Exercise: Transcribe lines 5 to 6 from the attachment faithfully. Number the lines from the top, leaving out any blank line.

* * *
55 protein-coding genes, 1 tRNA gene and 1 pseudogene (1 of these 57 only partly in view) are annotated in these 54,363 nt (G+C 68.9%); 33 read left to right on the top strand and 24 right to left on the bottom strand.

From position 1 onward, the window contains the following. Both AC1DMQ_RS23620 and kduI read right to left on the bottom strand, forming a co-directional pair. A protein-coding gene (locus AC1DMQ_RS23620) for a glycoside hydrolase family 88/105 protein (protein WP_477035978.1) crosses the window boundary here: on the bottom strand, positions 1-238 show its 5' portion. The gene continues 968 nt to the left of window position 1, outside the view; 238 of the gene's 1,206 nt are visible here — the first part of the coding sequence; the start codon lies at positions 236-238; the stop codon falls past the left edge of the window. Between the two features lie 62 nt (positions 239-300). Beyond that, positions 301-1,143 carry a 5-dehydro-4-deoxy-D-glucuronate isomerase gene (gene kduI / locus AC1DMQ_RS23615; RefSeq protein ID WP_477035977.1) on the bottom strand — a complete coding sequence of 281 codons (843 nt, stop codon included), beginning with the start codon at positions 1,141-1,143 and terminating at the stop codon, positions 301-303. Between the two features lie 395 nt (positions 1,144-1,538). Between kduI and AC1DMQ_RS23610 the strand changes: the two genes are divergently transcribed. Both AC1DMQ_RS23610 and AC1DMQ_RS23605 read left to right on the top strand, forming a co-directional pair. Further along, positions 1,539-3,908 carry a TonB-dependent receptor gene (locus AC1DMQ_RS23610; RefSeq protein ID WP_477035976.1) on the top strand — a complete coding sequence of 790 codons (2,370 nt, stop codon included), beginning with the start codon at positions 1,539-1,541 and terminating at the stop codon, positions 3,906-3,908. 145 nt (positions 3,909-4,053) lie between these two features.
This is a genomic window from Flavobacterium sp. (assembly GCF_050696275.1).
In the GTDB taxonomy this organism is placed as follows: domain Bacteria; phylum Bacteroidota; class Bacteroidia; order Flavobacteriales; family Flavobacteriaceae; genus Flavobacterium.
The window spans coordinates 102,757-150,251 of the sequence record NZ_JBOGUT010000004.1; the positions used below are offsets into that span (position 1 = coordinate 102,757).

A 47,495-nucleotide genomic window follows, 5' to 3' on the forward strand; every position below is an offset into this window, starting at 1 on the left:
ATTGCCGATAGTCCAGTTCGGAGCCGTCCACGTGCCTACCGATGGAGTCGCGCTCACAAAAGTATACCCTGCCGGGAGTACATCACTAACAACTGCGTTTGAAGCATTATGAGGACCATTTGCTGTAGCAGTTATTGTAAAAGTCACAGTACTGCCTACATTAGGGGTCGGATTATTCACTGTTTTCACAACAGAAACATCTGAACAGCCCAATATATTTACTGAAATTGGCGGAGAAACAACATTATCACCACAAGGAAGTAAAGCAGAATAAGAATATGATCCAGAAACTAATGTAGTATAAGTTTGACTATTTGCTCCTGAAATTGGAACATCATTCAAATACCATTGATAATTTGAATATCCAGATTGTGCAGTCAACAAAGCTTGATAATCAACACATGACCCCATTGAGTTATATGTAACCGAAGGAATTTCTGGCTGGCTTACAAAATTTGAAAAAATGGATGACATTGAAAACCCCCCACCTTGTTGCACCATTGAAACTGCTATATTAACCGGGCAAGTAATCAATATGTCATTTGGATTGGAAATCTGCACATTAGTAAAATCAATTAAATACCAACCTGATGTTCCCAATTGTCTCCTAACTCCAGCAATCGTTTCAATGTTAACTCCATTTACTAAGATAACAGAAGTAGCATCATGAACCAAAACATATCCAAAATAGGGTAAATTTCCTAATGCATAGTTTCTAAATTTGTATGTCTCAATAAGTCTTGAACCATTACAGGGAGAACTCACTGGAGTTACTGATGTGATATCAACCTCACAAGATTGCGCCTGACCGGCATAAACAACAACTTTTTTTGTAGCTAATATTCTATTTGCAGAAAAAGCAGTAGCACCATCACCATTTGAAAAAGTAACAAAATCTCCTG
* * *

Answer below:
The window spans coordinates 102,757-150,251 of the sequence record NZ_JBOGUT010000004.1; the positions used below are offsets into that span (position 1 = coordinate 102,757).

A 47,495-nucleotide genomic window follows, 5' to 3' on the forward strand; every position below is an offset into this window, starting at 1 on the left: